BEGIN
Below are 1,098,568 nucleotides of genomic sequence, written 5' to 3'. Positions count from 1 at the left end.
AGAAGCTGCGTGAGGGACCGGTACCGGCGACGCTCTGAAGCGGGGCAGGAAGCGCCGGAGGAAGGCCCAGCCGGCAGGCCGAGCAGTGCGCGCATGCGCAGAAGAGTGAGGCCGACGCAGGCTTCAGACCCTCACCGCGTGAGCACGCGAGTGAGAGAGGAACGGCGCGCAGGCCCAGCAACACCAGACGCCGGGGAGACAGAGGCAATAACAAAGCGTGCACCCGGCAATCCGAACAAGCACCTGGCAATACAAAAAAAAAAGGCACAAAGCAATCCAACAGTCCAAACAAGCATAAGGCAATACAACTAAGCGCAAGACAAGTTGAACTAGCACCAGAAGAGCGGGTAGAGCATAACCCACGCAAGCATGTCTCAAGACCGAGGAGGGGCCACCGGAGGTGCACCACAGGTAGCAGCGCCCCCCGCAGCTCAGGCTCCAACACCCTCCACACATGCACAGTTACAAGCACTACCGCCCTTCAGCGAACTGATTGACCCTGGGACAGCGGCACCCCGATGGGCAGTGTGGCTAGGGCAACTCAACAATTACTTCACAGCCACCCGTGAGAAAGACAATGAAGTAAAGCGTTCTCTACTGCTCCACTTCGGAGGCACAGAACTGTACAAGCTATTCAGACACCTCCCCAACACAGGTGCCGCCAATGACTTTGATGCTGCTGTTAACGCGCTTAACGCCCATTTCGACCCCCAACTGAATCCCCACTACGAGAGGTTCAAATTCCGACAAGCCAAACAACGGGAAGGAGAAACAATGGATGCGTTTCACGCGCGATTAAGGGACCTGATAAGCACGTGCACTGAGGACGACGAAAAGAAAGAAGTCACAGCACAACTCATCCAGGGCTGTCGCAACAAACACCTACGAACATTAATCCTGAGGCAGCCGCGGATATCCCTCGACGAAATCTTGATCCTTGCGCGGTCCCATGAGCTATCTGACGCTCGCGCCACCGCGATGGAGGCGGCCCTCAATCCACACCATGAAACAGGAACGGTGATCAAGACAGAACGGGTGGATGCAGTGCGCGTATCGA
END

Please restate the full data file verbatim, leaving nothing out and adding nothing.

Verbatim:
Below are 1,098,568 nucleotides of genomic sequence, written 5' to 3'. Positions count from 1 at the left end.
AGAAGCTGCGTGAGGGACCGGTACCGGCGACGCTCTGAAGCGGGGCAGGAAGCGCCGGAGGAAGGCCCAGCCGGCAGGCCGAGCAGTGCGCGCATGCGCAGAAGAGTGAGGCCGACGCAGGCTTCAGACCCTCACCGCGTGAGCACGCGAGTGAGAGAGGAACGGCGCGCAGGCCCAGCAACACCAGACGCCGGGGAGACAGAGGCAATAACAAAGCGTGCACCCGGCAATCCGAACAAGCACCTGGCAATACAAAAAAAAAAGGCACAAAGCAATCCAACAGTCCAAACAAGCATAAGGCAATACAACTAAGCGCAAGACAAGTTGAACTAGCACCAGAAGAGCGGGTAGAGCATAACCCACGCAAGCATGTCTCAAGACCGAGGAGGGGCCACCGGAGGTGCACCACAGGTAGCAGCGCCCCCCGCAGCTCAGGCTCCAACACCCTCCACACATGCACAGTTACAAGCACTACCGCCCTTCAGCGAACTGATTGACCCTGGGACAGCGGCACCCCGATGGGCAGTGTGGCTAGGGCAACTCAACAATTACTTCACAGCCACCCGTGAGAAAGACAATGAAGTAAAGCGTTCTCTACTGCTCCACTTCGGAGGCACAGAACTGTACAAGCTATTCAGACACCTCCCCAACACAGGTGCCGCCAATGACTTTGATGCTGCTGTTAACGCGCTTAACGCCCATTTCGACCCCCAACTGAATCCCCACTACGAGAGGTTCAAATTCCGACAAGCCAAACAACGGGAAGGAGAAACAATGGATGCGTTTCACGCGCGATTAAGGGACCTGATAAGCACGTGCACTGAGGACGACGAAAAGAAAGAAGTCACAGCACAACTCATCCAGGGCTGTCGCAACAAACACCTACGAACATTAATCCTGAGGCAGCCGCGGATATCCCTCGACGAAATCTTGATCCTTGCGCGGTCCCATGAGCTATCTGACGCTCGCGCCACCGCGATGGAGGCGGCCCTCAATCCACACCATGAAACAGGAACGGTGATCAAGACAGAACGGGTGGATGCAGTGCGCGTATCGA